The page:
309 million-year-old fossil reveals one unexpected creature was a great parent

Ancient lizard fossils set the origin of extended parental care back to 300 million years ago.

Henry Sharpe

Most animals don’t spend a long time learning from their parents after birth — or at least, not in the ways we humans do. For much of the animal kingdom, there is little to no period of weaning, moving out, and promising to call their mom on Sundays.

But it turns out that the Earth’s earliest animals cared for their young for far longer than previously believed. The new insight comes from a 309 million-year-old fossil lizard adult and juvenile pair. The ancient evidence of prehistoric parental care is 40 million years older than previous fossil finds suggested.

The doting lizard parent is described in a paper published this week in the journal Nature Ecology & Evolution.

Illustrations of the varanopid adult and juvenile.

H. C. Maddin

"The pair of skeletons we found are so exceptional in their preservation. We might have missed the juvenile animal had it not been so well preserved."

So, how can the scientists argue that these lizards cared for their young? The answer is rather sweet — the lizard’s tail was lovingly wrapped around its offspring, as if protecting it, the paper reveals.

The fossils, found in Nova Scotia, are varanopids, a now-extinct family of lizards that resembled modern-day monitor lizards. The find smashes the previous oldest parental care record holder — a fossil from South Africa dating to 260 million years ago. Tracing the origins of parental care is tricky work, in part because it’s rare to find preserved samples of parents and their offspring together, lead study author Hillary Maddin tells Inverse.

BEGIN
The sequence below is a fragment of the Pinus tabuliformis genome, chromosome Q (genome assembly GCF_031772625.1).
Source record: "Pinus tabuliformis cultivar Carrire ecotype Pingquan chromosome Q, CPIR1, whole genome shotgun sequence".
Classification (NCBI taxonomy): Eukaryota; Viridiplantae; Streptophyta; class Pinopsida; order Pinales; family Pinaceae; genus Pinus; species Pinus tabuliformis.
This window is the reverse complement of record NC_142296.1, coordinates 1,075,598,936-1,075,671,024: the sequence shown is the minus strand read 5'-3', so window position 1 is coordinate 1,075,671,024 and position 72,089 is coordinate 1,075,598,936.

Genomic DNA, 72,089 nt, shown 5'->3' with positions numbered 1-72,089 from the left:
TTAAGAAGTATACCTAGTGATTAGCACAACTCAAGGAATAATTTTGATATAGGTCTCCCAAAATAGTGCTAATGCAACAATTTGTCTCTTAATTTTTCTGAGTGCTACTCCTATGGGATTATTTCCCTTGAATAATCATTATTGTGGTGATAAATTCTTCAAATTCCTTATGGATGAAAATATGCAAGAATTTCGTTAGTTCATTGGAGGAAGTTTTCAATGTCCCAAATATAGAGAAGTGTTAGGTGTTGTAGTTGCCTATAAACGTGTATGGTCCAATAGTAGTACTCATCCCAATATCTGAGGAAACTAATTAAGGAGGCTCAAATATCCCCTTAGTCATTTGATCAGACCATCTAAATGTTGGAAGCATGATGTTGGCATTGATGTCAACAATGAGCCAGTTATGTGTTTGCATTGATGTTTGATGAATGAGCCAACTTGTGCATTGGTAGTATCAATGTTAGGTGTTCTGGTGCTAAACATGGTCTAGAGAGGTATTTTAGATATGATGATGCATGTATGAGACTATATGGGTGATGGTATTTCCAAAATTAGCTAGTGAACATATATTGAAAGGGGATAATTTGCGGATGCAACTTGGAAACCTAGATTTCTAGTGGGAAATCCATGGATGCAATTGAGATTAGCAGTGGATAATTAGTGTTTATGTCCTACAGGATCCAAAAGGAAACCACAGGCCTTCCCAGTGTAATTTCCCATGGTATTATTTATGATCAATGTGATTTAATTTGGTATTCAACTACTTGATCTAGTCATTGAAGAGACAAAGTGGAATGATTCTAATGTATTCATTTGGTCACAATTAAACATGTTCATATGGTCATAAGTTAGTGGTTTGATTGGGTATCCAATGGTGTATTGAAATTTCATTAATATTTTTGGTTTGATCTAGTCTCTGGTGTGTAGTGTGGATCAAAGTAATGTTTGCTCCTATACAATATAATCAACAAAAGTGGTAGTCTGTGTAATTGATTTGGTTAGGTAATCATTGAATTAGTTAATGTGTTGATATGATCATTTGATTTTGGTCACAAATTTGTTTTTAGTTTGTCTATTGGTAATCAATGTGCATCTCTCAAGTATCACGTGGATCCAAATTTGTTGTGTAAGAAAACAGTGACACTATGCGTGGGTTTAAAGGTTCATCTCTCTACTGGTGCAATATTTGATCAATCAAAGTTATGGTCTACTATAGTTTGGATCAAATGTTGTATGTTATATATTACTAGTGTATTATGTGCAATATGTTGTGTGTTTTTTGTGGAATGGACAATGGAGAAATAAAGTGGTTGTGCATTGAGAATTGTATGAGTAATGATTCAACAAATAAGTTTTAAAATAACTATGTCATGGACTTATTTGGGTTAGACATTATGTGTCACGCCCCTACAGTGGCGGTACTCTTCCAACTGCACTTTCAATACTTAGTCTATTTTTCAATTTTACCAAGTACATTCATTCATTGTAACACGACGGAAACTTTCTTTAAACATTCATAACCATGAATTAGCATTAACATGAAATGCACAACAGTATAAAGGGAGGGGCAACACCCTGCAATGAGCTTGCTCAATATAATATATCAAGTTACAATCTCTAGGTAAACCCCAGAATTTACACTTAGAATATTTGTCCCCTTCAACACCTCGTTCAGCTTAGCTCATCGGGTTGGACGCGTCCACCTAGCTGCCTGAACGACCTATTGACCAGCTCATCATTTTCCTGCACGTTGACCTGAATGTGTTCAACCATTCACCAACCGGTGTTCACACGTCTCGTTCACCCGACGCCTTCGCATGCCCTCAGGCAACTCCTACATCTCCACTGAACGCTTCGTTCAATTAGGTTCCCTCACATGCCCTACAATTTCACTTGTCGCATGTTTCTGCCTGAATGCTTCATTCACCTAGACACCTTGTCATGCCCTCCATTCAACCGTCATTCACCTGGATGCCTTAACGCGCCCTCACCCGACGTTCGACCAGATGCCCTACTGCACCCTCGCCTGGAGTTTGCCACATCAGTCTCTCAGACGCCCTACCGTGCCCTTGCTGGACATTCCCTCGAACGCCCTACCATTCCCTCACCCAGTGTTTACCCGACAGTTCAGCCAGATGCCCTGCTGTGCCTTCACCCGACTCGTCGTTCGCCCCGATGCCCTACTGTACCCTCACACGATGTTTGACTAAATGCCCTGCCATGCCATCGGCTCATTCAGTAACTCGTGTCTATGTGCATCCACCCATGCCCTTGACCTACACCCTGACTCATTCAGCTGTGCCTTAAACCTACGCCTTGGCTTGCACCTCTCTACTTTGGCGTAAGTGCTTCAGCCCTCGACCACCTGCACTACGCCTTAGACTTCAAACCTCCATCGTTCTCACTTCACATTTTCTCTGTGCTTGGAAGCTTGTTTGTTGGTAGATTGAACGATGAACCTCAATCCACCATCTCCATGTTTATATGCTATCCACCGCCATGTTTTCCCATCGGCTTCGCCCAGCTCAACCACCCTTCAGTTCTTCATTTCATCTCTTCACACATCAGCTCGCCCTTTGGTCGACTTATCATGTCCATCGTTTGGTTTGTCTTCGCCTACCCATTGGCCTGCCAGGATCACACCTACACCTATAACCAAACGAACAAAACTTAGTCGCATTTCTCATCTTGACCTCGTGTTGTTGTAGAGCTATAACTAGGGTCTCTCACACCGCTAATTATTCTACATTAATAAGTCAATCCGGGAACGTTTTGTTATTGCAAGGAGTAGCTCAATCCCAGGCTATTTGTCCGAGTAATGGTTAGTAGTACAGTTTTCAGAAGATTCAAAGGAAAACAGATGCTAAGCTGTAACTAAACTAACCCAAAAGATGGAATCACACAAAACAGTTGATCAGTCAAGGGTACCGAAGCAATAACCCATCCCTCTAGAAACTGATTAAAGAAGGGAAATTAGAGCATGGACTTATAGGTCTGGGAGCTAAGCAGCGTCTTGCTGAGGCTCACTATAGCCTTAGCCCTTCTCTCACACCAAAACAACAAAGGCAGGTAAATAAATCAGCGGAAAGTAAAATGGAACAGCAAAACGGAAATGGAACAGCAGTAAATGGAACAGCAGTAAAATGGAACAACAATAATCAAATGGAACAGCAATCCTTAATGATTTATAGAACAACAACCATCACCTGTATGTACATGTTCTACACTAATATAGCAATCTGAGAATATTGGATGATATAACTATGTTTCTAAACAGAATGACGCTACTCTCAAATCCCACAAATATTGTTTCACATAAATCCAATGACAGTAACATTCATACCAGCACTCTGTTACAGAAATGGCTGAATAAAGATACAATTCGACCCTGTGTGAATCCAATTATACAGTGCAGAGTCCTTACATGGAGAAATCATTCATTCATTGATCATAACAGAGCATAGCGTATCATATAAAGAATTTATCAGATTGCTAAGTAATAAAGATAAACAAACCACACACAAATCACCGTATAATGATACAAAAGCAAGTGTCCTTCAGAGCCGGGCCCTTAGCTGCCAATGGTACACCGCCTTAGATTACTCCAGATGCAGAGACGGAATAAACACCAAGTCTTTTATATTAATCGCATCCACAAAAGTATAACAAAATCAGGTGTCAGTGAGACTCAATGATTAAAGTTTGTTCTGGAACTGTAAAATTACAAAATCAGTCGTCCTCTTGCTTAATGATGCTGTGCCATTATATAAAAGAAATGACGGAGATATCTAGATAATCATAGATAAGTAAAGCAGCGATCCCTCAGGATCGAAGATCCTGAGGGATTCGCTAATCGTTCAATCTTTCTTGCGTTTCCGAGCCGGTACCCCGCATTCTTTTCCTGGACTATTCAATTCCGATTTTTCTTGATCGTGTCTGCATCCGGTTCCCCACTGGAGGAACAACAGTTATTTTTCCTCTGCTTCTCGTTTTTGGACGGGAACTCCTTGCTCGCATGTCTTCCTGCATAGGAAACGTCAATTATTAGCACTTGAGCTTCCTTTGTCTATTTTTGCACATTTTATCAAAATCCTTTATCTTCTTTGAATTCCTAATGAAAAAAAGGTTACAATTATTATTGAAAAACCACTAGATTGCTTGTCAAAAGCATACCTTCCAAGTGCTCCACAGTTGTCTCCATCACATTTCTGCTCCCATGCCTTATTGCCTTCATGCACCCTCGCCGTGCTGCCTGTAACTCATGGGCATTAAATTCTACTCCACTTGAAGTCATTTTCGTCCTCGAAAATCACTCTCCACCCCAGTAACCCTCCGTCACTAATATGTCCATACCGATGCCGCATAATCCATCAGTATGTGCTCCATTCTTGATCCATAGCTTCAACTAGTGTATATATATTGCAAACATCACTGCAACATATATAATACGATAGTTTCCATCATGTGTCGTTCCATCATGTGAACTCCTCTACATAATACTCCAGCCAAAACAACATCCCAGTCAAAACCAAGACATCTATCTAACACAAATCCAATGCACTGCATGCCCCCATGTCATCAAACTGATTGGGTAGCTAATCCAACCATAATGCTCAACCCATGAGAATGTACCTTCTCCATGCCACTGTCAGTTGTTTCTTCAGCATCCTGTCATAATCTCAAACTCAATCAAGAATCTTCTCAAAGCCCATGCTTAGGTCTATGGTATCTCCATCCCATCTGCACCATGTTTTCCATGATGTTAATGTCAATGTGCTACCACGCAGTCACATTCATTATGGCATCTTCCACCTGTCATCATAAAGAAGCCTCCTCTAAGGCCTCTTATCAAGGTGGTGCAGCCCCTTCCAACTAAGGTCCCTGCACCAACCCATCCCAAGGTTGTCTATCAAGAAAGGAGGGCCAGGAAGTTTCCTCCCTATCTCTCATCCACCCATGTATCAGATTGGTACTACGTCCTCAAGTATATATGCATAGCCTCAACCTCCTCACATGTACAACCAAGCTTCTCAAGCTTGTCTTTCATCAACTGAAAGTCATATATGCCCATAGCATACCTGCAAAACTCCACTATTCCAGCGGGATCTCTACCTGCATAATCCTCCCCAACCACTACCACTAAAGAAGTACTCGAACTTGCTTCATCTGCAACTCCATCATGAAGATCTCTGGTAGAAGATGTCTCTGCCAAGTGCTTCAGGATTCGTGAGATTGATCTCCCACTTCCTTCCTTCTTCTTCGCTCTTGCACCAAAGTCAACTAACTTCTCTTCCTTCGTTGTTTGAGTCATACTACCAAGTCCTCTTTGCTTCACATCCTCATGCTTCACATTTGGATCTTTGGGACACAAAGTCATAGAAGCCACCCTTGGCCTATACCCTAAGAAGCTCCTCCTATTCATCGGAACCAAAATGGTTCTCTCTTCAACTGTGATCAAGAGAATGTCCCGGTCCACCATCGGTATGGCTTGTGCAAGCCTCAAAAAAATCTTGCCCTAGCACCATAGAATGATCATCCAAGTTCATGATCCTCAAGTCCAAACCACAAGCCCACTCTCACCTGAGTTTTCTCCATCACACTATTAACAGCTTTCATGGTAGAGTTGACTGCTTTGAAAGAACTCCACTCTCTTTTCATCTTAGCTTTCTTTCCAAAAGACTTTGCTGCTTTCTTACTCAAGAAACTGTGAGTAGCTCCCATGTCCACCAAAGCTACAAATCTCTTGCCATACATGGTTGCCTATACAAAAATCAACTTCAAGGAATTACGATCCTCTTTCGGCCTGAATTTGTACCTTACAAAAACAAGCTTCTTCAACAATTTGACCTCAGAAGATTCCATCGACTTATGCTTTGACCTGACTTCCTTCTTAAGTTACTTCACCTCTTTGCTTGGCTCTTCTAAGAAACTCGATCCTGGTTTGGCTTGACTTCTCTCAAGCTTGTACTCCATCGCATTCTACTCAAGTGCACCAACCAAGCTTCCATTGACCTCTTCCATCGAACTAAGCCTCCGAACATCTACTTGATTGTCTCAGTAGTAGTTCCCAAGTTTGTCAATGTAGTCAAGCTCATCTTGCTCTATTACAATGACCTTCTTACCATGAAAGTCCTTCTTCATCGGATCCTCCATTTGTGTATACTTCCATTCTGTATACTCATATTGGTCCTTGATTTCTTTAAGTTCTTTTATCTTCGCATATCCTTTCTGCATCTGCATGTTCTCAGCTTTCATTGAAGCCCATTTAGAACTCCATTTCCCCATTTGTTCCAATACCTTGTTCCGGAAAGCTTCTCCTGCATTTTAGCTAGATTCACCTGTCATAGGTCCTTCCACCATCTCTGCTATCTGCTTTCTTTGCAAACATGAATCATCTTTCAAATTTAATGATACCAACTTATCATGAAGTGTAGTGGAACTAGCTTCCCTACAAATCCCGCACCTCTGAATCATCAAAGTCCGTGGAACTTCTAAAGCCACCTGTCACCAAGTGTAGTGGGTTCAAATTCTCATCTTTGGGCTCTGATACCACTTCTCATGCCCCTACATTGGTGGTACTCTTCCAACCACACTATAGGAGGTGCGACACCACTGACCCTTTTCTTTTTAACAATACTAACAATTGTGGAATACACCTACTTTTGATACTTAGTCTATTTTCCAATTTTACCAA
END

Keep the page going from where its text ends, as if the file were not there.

“Typically the bones of the animals we find are jumbled up and very broken,” says Maddin, a researcher at Carleton University.

“The pair of skeletons we found are so exceptional in their preservation. We might have missed the juvenile animal had it not been so well preserved.”

A map shows where the fossils were found.

H. Maddin et al.

H. Maddin et al.

In this case, researchers found a partial skeleton of an adult and juvenile varanopid. The two were preserved together in a tree stump, which might have been a den where the parent and offspring stayed safe and spent extended time together — as parents and kids tend to do.

Now, the pair’s legacy is preserved by researchers, who dubbed the lizards Dendromaia unamakiensis.

The researchers say the evidence suggests that “parental care is more deeply rooted” within this group of ancient animals — and that the practice began even closer to the origins of all reptiles, birds, and mammals.

The new specimen can help researchers fill in knowledge gaps about the evolutionary tree and revise theories of how varanopids developed throughout their lives.

"This fossil adds a new data point to the story of when parental care may have arisen,” Maddin says. “We hope experts of that behaviour can use this specimen to better understand when it arose and what it looked like in its early phases."

Here we report on a fossil synapsid, Dendromaia unamakiensis gen. et sp. nov., from the Carboniferous period of Nova Scotia that displays evidence of parental care—approximately 40 million years earlier than the previous earliest record based on a varanopid from the Guadalupian (middle Permian) period of South Africa. The specimen, consisting of an adult and associated conspecific juvenile, is also identified as a varanopid suggesting parental care is more deeply rooted within this clade and evolved very close to the origin of Synapsida and Amniota in general. This specimen adds to growing evidence that parental care was more widespread among Palaeozoic synapsids than previously thought and further provides data permitting the identification of potential ontogeny-dependent traits within varanopids, the implications of which impact recent competing hypotheses of the phylogenetic affinities of the group.
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